Andros is located in the northern Cyclades, which also include the islands Tinos, Mykonos, Gyaros, Kea, Kythnos and Delos. This area is one of the most important marine areas for seabirds, marine mammals and habitats in Greece. Its importance is reflected in vast abundance and diversity of all priority seabird species Mediterranean Shag (Phalacrocorax aristotelis desmarestii), Audouin’s Gull (Larus audouinii), Scopolli’s Shearwater (Calonectris diomedea), Yelkouan Shearwater (Puffinus yelkouan) and European Storm-petrel (Hydrobates pelagicus) and the Mediterranean Monk Seal (Monachus monachus). A significant proportion the national population of all these species breeds, rests, migrates and forages in this region. Due to their high mobility, these species use a large proportion of marine and coastal areas of the region, thus making these areas vital for their survival. The importance of the area is also reflected by a dense network of Natura 2000 sites, which are located on every island of the Northern Cyclades.
The marine environment surrounding the project area of Andros includes important marine habitats, such as Posidonia beds (with the habitat code 1120*) and reefs which remain in relatively good condition. The installation of sea grass friendly mooring buoys (ANDROSSPA project – http://www.androslife.gr) contributed towards the preservation of Posidonia beds. The coastal waters of Andros are important feeding area for the local, as well as neighbouring Mediterranean Monk Seal populations (i.e. of Gyaros and Evia islands). The Mediterranean Monk Seal population of Gyaros is considered one of the largest in the Mediterranean. The area is also important for cetaceans, such as the Common Bottle-nosed and Striped Dolphin, while Sperm Whales have been found stranded. Coastal marine water extending up to 2 km from the coast provides the most important foraging habitats for the Audouin’s Gulls and Mediterranean Shags in the area. Strong northerly winds blow in the area, especially in the Strait of Kafireas between Andros and Evia thus the site is much preferred by Scopolli’s Shearwater and the Yelkouan Shearwater which use the coastal waters for foraging and passage during foraging and migratory movements. It is noteworthy that the largest known colony of the Yelkouan Shearwater in the Aegean is located on nearby Gyaros island, resulting in several hundreds to few thousand birds feeding and resting in the coastal waters of Andros.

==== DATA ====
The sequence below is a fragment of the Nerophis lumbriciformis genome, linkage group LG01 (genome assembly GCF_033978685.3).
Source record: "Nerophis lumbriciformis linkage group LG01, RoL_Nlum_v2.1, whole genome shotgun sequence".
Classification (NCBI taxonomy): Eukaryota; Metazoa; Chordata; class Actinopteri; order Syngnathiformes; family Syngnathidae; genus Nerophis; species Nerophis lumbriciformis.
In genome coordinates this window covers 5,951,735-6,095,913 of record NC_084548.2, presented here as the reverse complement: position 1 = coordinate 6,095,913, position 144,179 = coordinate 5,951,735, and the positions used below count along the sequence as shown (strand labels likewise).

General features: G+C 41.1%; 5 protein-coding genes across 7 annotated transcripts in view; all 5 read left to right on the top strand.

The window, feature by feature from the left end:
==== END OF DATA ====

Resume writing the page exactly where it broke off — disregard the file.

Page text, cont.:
The marine part of the project’s area has been designated for its importance for the Mediterranean Shag which breeds along the coast and islets, in shallow waters and sandy bays of Andros Island, which provide ideal foraging habitat for the species. During the breeding season, the area also includes nesting and foraging sites for the Audouin’s Gull, which, after the interventions implemented through ANDROSSPA LIFE project, started breeding at the southern tip of Andros Island.
Predation of rats and gull on eggs and chicks of the Mediterranean Shag and Audouin’s Gull used to be the main threat at their colony sites until these threats were eliminated or reduced through the implementation of ANDROSSPA project. Several seabird colony and roosting sites, as well as foraging areas, are easily accessible, thereby making them particularly susceptible to disturbance caused by the increasing human presence e.g. recreational activities, fishermen visiting the islets.
Fisheries in the area are mainly coastal, consisting of local fishing vessels using nets and longlines. Trawlers and purse-seine vessels from Karystos (Evia Island) and Rafina (Attiki) ports also operate in the area. The main threats for the seabirds and Monk Seal at sea include: overfishing, illegal fishing, unsustainable fishing with non-selective methods i.e. trawling and purse-seines, and negative interaction reactions by fishermen including bycatch/entanglement and mortality. Due to its central position in the Aegean Sea, exposed to prevailing currents and winds, marine debris and ghost fishing gears consist important threats for the marine life in the area.